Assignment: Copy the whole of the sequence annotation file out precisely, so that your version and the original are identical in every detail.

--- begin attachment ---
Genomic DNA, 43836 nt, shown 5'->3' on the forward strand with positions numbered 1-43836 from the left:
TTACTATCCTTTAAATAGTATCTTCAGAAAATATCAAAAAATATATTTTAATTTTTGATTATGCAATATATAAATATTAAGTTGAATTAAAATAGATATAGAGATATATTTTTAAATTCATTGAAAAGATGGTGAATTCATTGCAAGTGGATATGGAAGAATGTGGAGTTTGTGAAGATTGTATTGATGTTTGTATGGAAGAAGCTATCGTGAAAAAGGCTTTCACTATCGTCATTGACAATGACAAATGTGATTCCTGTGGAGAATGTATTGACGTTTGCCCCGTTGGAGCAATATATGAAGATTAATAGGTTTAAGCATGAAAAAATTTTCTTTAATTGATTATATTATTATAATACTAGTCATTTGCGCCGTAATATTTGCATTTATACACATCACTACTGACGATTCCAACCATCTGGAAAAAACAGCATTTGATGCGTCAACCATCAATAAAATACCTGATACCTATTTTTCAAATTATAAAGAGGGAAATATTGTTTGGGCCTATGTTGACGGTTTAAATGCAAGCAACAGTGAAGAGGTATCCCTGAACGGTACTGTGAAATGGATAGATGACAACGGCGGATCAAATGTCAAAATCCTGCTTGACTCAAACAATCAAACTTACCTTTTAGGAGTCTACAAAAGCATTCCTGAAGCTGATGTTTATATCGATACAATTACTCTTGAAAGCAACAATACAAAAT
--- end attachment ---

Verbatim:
Genomic DNA, 43836 nt, shown 5'->3' on the forward strand with positions numbered 1-43836 from the left:
TTACTATCCTTTAAATAGTATCTTCAGAAAATATCAAAAAATATATTTTAATTTTTGATTATGCAATATATAAATATTAAGTTGAATTAAAATAGATATAGAGATATATTTTTAAATTCATTGAAAAGATGGTGAATTCATTGCAAGTGGATATGGAAGAATGTGGAGTTTGTGAAGATTGTATTGATGTTTGTATGGAAGAAGCTATCGTGAAAAAGGCTTTCACTATCGTCATTGACAATGACAAATGTGATTCCTGTGGAGAATGTATTGACGTTTGCCCCGTTGGAGCAATATATGAAGATTAATAGGTTTAAGCATGAAAAAATTTTCTTTAATTGATTATATTATTATAATACTAGTCATTTGCGCCGTAATATTTGCATTTATACACATCACTACTGACGATTCCAACCATCTGGAAAAAACAGCATTTGATGCGTCAACCATCAATAAAATACCTGATACCTATTTTTCAAATTATAAAGAGGGAAATATTGTTTGGGCCTATGTTGACGGTTTAAATGCAAGCAACAGTGAAGAGGTATCCCTGAACGGTACTGTGAAATGGATAGATGACAACGGCGGATCAAATGTCAAAATCCTGCTTGACTCAAACAATCAAACTTACCTTTTAGGAGTCTACAAAAGCATTCCTGAAGCTGATGTTTATATCGATACAATTACTCTTGAAAGCAACAATACAAAAT